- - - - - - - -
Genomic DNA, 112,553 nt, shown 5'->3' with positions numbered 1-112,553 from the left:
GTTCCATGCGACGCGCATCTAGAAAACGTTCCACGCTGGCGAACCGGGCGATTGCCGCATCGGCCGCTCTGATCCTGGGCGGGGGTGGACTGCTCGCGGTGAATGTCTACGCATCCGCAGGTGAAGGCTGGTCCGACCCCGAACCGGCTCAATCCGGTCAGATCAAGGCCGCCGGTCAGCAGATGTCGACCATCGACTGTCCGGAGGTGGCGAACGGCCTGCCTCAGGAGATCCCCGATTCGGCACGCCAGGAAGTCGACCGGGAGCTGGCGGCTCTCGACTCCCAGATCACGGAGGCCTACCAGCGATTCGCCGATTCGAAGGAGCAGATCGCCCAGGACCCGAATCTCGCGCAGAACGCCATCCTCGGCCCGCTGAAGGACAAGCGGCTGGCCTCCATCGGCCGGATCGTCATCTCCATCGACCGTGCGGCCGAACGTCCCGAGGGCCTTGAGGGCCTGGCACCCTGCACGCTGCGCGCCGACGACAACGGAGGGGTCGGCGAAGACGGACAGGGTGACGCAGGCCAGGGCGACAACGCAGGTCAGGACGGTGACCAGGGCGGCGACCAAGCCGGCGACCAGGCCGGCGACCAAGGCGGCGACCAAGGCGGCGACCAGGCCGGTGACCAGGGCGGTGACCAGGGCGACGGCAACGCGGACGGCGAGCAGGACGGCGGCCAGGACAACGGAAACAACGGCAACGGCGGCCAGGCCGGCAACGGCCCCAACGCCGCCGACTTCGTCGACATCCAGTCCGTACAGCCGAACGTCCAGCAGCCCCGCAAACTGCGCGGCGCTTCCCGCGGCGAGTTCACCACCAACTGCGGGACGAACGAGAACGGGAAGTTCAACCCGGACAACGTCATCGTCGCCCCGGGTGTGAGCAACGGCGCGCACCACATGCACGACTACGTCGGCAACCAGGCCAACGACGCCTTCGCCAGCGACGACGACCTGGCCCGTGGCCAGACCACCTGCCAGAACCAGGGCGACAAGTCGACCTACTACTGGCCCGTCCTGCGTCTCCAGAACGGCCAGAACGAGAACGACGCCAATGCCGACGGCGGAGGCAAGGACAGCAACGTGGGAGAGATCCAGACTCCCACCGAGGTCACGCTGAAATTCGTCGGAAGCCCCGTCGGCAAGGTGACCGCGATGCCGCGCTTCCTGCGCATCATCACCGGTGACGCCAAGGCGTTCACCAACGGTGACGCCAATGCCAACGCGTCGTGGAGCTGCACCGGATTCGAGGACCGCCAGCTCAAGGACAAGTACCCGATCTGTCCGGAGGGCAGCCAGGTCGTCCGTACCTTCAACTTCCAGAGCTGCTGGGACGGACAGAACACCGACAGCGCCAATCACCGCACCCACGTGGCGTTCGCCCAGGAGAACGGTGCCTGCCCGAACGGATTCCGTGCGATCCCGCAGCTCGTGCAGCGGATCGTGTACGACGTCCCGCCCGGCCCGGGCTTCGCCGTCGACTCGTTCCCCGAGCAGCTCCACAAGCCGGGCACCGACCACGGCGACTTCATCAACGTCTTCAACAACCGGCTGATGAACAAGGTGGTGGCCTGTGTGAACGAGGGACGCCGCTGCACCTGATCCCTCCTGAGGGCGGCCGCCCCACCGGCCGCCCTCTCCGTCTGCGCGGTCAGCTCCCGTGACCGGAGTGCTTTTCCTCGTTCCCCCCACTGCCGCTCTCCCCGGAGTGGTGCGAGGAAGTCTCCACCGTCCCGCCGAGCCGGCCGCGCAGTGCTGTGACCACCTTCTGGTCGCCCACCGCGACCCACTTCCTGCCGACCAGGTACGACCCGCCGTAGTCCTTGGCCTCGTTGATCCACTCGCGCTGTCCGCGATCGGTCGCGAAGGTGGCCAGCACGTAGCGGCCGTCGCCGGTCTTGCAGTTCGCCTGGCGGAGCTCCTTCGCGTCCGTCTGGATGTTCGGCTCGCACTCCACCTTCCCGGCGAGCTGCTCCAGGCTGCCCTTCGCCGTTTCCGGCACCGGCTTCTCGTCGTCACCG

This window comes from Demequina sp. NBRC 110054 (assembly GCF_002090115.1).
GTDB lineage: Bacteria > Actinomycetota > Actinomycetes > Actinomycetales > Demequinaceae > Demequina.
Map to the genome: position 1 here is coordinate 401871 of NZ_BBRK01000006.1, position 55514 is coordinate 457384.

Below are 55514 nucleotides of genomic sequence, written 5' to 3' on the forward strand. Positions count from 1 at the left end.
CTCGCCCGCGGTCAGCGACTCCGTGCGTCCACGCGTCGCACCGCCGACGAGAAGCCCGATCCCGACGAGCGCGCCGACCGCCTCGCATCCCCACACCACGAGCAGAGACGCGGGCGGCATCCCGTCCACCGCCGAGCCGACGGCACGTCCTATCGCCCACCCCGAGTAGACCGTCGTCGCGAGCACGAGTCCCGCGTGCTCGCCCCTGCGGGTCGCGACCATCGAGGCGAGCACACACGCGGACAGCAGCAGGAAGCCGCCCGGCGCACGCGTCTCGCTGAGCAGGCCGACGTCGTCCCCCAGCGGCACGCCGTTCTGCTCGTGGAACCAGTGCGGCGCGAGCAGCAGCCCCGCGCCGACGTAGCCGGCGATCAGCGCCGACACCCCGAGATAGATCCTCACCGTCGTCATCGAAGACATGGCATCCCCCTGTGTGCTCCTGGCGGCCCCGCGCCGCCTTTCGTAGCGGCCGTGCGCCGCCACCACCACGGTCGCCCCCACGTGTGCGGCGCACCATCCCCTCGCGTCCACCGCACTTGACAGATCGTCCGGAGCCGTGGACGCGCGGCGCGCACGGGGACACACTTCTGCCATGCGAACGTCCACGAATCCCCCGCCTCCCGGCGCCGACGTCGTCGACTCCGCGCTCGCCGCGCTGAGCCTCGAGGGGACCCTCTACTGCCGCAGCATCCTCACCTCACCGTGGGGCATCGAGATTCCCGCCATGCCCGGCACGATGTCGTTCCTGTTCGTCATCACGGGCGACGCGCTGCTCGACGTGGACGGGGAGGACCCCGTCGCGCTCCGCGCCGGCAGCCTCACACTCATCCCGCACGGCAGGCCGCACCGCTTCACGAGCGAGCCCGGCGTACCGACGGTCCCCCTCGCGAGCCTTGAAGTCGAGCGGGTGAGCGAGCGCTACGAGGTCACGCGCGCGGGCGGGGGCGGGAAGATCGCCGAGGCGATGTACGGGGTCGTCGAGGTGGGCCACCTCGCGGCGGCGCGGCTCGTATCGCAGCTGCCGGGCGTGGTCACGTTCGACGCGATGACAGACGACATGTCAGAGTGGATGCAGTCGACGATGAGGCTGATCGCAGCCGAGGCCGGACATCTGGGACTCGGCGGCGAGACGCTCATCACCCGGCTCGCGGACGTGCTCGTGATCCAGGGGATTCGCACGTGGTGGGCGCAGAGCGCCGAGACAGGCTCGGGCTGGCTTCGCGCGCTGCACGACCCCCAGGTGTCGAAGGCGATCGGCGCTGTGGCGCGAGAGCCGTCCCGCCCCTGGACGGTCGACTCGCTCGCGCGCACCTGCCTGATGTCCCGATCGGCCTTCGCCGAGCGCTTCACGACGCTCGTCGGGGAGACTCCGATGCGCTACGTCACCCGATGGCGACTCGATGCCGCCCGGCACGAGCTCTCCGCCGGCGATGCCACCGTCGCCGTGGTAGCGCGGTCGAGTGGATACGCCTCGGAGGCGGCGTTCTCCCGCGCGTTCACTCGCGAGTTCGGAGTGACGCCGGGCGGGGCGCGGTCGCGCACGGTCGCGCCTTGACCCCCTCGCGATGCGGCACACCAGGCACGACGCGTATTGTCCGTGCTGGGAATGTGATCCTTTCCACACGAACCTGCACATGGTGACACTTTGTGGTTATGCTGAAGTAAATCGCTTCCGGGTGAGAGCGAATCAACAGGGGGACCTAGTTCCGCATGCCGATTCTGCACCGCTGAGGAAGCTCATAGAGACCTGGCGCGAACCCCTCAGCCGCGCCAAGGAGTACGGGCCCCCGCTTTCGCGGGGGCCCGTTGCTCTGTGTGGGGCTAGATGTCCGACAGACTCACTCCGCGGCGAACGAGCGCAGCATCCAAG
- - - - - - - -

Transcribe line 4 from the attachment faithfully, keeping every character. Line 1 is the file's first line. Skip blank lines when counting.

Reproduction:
GTDB lineage: Bacteria > Actinomycetota > Actinomycetes > Actinomycetales > Demequinaceae > Demequina.